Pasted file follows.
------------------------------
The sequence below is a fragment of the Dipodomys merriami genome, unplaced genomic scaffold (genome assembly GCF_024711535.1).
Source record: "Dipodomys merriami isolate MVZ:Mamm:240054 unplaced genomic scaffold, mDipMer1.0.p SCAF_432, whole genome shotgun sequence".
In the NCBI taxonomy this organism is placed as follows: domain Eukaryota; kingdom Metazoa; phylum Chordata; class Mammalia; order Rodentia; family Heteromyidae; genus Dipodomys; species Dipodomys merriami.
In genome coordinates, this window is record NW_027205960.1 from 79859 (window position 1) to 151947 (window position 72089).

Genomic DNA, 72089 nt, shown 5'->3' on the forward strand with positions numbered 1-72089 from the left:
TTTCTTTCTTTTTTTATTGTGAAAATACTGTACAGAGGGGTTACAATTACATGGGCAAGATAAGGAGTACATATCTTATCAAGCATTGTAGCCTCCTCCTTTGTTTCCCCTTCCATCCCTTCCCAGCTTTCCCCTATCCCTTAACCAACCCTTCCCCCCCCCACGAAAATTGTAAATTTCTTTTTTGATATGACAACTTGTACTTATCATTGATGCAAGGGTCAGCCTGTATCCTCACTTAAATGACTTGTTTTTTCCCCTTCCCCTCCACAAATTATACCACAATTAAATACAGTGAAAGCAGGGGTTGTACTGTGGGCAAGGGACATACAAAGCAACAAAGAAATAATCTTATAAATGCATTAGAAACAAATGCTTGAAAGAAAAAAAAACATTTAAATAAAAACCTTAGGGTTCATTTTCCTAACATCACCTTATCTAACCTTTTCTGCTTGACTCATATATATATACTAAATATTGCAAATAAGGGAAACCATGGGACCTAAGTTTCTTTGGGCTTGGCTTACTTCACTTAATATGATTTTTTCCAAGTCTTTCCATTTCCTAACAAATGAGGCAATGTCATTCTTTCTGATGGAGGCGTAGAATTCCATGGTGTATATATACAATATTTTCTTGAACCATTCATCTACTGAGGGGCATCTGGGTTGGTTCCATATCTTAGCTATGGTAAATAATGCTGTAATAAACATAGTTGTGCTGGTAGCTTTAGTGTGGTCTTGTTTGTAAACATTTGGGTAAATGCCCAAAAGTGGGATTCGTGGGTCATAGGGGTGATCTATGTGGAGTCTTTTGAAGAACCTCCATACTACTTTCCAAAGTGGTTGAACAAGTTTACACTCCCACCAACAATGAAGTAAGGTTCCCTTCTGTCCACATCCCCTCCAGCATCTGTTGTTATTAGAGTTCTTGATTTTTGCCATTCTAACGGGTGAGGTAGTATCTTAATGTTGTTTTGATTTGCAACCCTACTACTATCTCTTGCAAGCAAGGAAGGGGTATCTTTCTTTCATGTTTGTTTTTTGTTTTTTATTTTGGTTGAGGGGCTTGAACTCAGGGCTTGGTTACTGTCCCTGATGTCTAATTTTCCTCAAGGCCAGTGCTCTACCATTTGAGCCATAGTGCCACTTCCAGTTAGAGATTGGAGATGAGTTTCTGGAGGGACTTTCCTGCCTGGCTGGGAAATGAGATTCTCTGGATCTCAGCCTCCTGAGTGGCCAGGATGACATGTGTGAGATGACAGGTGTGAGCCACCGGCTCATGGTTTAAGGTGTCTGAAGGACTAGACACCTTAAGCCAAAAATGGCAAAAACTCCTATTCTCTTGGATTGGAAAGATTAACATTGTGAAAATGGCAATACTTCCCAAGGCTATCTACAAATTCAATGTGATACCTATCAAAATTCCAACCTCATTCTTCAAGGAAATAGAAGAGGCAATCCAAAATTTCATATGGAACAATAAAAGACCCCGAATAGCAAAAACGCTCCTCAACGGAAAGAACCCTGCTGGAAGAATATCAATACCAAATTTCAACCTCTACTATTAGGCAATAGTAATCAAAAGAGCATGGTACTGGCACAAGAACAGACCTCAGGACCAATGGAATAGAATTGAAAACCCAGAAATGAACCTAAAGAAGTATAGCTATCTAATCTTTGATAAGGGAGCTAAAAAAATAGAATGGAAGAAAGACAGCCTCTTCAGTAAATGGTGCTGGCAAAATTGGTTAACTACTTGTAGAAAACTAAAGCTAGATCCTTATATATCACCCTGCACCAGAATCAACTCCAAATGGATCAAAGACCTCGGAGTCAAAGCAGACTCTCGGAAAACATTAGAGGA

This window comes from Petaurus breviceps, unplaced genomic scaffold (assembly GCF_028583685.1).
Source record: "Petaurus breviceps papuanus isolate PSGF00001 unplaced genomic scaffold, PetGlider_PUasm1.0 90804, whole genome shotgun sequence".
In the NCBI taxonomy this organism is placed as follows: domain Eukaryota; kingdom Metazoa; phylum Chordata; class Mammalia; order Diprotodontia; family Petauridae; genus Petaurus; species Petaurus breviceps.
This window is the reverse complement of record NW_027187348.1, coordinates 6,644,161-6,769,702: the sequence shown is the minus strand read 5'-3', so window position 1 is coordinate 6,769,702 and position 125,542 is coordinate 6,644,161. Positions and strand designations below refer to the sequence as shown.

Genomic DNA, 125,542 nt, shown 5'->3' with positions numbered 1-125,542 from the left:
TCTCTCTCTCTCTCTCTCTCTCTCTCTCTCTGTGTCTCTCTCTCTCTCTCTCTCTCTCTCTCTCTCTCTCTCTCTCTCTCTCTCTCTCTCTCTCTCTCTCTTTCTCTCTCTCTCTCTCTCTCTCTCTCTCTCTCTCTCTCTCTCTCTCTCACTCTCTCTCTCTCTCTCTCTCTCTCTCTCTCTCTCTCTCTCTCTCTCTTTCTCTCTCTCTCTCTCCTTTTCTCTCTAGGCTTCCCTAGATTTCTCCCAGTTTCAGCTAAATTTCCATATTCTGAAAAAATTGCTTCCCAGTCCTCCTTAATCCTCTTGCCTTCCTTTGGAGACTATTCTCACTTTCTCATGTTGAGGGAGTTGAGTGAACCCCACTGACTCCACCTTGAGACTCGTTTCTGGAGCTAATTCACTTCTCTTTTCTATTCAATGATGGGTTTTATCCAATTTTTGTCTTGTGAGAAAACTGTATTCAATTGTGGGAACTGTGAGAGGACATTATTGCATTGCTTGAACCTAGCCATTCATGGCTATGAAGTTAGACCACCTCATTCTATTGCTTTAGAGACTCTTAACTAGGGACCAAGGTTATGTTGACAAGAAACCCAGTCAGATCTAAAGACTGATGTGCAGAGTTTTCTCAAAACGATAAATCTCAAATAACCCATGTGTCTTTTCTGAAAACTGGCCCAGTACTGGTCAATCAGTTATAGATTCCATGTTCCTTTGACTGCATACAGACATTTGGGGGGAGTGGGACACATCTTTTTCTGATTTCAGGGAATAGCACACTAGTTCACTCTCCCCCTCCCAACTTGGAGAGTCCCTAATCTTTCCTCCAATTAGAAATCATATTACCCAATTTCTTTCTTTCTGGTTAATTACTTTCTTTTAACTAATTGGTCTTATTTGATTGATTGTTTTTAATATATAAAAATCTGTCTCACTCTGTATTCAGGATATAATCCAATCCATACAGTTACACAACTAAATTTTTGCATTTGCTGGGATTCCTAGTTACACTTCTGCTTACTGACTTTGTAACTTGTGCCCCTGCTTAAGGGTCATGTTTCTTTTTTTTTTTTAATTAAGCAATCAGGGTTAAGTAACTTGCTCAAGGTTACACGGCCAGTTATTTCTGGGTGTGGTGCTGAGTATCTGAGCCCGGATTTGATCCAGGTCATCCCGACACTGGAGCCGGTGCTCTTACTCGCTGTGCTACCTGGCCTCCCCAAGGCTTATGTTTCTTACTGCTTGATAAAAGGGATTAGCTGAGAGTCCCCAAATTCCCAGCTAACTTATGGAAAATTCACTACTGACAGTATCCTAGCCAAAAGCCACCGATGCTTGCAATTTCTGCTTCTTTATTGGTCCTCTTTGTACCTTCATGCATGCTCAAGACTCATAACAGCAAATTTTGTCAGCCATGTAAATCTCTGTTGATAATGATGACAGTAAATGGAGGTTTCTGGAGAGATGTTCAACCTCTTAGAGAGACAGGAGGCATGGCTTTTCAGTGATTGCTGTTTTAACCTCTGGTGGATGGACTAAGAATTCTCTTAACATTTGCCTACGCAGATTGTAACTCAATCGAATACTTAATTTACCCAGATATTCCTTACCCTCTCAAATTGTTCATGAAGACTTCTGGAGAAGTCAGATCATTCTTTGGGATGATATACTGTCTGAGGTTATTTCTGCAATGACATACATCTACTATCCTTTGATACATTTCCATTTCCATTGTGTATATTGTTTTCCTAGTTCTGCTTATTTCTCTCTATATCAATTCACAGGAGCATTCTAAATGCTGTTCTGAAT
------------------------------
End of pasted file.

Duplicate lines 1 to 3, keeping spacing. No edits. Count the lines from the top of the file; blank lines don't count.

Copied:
The sequence below is a fragment of the Dipodomys merriami genome, unplaced genomic scaffold (genome assembly GCF_024711535.1).
Source record: "Dipodomys merriami isolate MVZ:Mamm:240054 unplaced genomic scaffold, mDipMer1.0.p SCAF_432, whole genome shotgun sequence".
In the NCBI taxonomy this organism is placed as follows: domain Eukaryota; kingdom Metazoa; phylum Chordata; class Mammalia; order Rodentia; family Heteromyidae; genus Dipodomys; species Dipodomys merriami.